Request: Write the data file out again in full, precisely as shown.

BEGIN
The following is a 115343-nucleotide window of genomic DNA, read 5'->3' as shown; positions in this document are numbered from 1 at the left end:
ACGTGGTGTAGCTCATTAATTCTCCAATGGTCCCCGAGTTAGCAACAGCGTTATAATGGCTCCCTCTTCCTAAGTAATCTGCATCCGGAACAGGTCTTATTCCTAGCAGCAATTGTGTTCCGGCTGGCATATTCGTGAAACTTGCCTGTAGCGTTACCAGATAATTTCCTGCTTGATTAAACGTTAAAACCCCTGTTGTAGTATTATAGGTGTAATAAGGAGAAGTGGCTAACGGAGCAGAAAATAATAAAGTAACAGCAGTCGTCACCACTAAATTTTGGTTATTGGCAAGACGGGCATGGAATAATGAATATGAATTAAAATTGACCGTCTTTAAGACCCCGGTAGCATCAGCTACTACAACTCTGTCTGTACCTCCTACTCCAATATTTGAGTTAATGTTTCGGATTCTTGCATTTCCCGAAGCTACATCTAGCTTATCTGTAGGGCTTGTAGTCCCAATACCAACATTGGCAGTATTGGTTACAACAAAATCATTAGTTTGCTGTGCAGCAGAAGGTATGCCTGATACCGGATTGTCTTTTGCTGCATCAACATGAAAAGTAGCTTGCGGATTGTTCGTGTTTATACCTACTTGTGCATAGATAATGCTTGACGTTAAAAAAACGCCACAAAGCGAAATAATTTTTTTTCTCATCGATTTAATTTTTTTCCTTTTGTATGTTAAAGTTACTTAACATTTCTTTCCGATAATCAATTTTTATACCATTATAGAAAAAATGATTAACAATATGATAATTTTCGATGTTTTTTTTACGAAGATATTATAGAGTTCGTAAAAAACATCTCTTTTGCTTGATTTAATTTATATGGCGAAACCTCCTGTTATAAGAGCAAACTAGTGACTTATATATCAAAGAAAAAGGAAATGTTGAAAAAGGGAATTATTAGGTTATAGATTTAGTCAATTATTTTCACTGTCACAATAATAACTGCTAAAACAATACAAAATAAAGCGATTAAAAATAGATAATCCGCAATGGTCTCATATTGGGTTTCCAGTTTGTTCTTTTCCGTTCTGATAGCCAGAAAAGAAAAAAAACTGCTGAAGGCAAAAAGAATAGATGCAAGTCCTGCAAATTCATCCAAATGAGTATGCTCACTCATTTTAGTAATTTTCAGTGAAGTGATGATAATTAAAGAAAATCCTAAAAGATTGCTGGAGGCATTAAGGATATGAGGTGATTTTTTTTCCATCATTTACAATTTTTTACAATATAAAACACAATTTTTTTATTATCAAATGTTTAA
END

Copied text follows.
The following is a 115343-nucleotide window of genomic DNA, read 5'->3' as shown; positions in this document are numbered from 1 at the left end:
ACGTGGTGTAGCTCATTAATTCTCCAATGGTCCCCGAGTTAGCAACAGCGTTATAATGGCTCCCTCTTCCTAAGTAATCTGCATCCGGAACAGGTCTTATTCCTAGCAGCAATTGTGTTCCGGCTGGCATATTCGTGAAACTTGCCTGTAGCGTTACCAGATAATTTCCTGCTTGATTAAACGTTAAAACCCCTGTTGTAGTATTATAGGTGTAATAAGGAGAAGTGGCTAACGGAGCAGAAAATAATAAAGTAACAGCAGTCGTCACCACTAAATTTTGGTTATTGGCAAGACGGGCATGGAATAATGAATATGAATTAAAATTGACCGTCTTTAAGACCCCGGTAGCATCAGCTACTACAACTCTGTCTGTACCTCCTACTCCAATATTTGAGTTAATGTTTCGGATTCTTGCATTTCCCGAAGCTACATCTAGCTTATCTGTAGGGCTTGTAGTCCCAATACCAACATTGGCAGTATTGGTTACAACAAAATCATTAGTTTGCTGTGCAGCAGAAGGTATGCCTGATACCGGATTGTCTTTTGCTGCATCAACATGAAAAGTAGCTTGCGGATTGTTCGTGTTTATACCTACTTGTGCATAGATAATGCTTGACGTTAAAAAAACGCCACAAAGCGAAATAATTTTTTTTCTCATCGATTTAATTTTTTTCCTTTTGTATGTTAAAGTTACTTAACATTTCTTTCCGATAATCAATTTTTATACCATTATAGAAAAAATGATTAACAATATGATAATTTTCGATGTTTTTTTTACGAAGATATTATAGAGTTCGTAAAAAACATCTCTTTTGCTTGATTTAATTTATATGGCGAAACCTCCTGTTATAAGAGCAAACTAGTGACTTATATATCAAAGAAAAAGGAAATGTTGAAAAAGGGAATTATTAGGTTATAGATTTAGTCAATTATTTTCACTGTCACAATAATAACTGCTAAAACAATACAAAATAAAGCGATTAAAAATAGATAATCCGCAATGGTCTCATATTGGGTTTCCAGTTTGTTCTTTTCCGTTCTGATAGCCAGAAAAGAAAAAAAACTGCTGAAGGCAAAAAGAATAGATGCAAGTCCTGCAAATTCATCCAAATGAGTATGCTCACTCATTTTAGTAATTTTCAGTGAAGTGATGATAATTAAAGAAAATCCTAAAAGATTGCTGGAGGCATTAAGGATATGAGGTGATTTTTTTTCCATCATTTACAATTTTTTACAATATAAAACACAATTTTTTTATTATCAAATGTTTAA